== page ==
Being a nerd in all shapes, ways and forms I find many things fascinating that many a normal person would find utterly dull. Well, it’s their loss I say. Engineering feats of wonder are high on my list of awesome things and I find it intriguing and inspiring the way humans bend this planet to their will in surprisingly creative ways. Then once the problem initial is solved, they turn to the graft of making such marvels as beautiful as they are practical.
One such beauty is the Falkirk Wheel. Located in Falkirk, Scotland (naturally) it is the world’s only rotating boat lift. It is also a stunning piece of creative engineering. Opened in 2002 by Queen Elizabeth II, the Falkirk Wheel was designed to replace a series of lock gates, built in the 19th Century and long since replaced by housing developments. It connects the Forth & Clyde and Union canals, and means that coats-to-coast navigation has now been re-established after a 40-year hiatus. Due to it magnificent design the Falkirk Wheel has also become a tourist attraction, with visitors able to take a boat ride back and forth between the canals, including a round trip ascent and descent through the wheel.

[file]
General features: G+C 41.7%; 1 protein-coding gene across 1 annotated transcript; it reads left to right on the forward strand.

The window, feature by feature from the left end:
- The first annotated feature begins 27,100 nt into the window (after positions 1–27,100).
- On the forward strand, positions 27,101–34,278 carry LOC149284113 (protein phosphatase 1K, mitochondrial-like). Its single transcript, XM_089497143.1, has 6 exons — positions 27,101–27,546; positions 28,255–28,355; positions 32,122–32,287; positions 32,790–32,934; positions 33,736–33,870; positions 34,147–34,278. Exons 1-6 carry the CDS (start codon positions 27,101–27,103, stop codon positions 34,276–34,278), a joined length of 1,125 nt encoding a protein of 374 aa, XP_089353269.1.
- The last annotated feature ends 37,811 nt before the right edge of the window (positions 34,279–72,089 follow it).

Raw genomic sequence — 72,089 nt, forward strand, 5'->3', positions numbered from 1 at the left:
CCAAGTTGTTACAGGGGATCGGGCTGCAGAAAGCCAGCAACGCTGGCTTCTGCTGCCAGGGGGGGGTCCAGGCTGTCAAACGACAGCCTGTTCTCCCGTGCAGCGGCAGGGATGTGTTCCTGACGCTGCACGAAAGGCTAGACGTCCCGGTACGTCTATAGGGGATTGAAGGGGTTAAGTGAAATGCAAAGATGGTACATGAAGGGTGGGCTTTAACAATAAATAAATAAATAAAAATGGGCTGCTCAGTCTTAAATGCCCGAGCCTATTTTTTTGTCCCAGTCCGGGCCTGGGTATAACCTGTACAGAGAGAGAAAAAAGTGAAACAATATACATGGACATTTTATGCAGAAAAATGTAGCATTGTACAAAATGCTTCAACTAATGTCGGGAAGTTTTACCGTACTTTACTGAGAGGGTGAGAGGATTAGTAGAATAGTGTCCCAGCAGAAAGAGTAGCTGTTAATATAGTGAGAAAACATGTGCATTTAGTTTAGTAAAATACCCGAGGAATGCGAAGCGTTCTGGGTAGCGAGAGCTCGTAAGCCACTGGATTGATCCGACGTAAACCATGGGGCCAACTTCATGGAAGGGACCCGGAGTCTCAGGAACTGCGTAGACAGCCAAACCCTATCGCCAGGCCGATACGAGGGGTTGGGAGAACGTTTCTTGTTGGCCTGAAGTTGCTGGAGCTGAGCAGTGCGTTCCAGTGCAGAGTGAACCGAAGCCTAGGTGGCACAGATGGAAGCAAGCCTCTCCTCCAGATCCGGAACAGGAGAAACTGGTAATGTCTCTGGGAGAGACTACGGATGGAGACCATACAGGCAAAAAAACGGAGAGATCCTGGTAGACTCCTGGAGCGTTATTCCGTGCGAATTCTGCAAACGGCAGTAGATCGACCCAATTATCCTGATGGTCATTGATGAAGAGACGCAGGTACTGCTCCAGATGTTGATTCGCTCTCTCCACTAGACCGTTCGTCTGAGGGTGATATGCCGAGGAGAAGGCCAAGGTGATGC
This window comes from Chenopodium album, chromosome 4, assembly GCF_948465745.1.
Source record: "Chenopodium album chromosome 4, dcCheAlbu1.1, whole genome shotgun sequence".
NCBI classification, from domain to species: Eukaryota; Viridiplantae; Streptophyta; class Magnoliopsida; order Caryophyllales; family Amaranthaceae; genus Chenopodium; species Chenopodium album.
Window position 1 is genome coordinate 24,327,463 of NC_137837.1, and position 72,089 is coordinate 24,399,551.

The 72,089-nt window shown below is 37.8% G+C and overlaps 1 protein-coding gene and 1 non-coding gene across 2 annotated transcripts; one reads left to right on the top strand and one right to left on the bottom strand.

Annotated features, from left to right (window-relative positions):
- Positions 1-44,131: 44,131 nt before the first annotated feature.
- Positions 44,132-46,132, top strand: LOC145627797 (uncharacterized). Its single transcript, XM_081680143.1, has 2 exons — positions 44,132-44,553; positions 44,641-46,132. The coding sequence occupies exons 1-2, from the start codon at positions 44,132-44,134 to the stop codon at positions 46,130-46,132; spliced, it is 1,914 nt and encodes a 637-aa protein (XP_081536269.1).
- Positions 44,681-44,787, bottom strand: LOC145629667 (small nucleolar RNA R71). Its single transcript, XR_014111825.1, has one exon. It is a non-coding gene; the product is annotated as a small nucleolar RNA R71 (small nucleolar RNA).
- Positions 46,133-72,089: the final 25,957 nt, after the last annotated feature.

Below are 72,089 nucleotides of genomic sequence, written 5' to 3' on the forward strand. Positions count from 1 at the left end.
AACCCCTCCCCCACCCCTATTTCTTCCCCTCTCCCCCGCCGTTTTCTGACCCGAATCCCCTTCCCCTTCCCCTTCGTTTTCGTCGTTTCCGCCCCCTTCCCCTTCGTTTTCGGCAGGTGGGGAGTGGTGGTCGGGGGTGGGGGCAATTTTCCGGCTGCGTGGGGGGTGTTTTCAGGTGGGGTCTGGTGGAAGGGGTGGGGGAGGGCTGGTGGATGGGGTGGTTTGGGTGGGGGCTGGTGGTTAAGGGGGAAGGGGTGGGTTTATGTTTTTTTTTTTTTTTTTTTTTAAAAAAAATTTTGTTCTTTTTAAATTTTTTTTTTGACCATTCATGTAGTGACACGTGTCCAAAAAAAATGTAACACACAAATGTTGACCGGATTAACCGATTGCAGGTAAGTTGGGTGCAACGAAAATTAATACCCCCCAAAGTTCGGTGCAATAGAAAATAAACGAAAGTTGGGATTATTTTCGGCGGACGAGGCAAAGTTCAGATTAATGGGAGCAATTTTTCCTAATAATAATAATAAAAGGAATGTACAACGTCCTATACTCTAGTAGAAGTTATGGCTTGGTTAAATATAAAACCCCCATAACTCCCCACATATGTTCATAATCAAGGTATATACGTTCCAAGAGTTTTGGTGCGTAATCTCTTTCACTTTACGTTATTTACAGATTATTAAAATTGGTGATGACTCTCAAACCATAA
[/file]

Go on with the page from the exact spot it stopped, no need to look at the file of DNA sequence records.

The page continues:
Work on the wheel began in 1999, which was fully constructed and assembled at the Butterley Engineering plant in Ripley, Derbyshire and then transported to Falkirk in 35 lorry loads. Over 1,000 people were employed in its construction and it is built on the spot of a former clay mine, coal mine and tar works, which had left the water of the canal quite polluted. To cope with the changing weight stresses on the wheel as it turns, it was bolted together rather than welded and contains a staggering 14,000 bolts!
The beauty of the Falkirk Wheel is enhanced the near by equine sculptures, aptly named The Kelpies. Created by sculptor Andy Scott, they are an awe inspiring sight in the light of day, but when lit at night they are absolutely stunning. Their sheer size is fantastic, and their name comes from the mythical creatures said to have the strength of 100 horses.